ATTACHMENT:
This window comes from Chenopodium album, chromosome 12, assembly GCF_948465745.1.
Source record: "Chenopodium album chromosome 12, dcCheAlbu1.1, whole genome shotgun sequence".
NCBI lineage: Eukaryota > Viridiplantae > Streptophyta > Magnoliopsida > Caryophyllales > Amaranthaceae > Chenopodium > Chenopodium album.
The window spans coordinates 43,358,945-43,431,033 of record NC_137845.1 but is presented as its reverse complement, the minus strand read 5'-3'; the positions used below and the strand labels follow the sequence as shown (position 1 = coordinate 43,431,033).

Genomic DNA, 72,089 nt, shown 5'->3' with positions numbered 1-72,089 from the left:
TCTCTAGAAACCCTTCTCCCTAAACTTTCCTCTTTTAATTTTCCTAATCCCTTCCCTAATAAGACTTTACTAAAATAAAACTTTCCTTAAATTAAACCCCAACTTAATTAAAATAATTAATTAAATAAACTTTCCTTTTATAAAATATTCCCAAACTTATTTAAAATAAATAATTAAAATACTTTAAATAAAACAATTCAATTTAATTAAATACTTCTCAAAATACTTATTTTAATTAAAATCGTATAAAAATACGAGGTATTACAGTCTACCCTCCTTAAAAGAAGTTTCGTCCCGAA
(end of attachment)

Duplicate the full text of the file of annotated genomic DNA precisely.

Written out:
This window comes from Chenopodium album, chromosome 12, assembly GCF_948465745.1.
Source record: "Chenopodium album chromosome 12, dcCheAlbu1.1, whole genome shotgun sequence".
NCBI lineage: Eukaryota > Viridiplantae > Streptophyta > Magnoliopsida > Caryophyllales > Amaranthaceae > Chenopodium > Chenopodium album.
The window spans coordinates 43,358,945-43,431,033 of record NC_137845.1 but is presented as its reverse complement, the minus strand read 5'-3'; the positions used below and the strand labels follow the sequence as shown (position 1 = coordinate 43,431,033).

Genomic DNA, 72,089 nt, shown 5'->3' with positions numbered 1-72,089 from the left:
TCTCTAGAAACCCTTCTCCCTAAACTTTCCTCTTTTAATTTTCCTAATCCCTTCCCTAATAAGACTTTACTAAAATAAAACTTTCCTTAAATTAAACCCCAACTTAATTAAAATAATTAATTAAATAAACTTTCCTTTTATAAAATATTCCCAAACTTATTTAAAATAAATAATTAAAATACTTTAAATAAAACAATTCAATTTAATTAAATACTTCTCAAAATACTTATTTTAATTAAAATCGTATAAAAATACGAGGTATTACAGTCTACCCTCCTTAAAAGAAGTTTCGTCCCGAA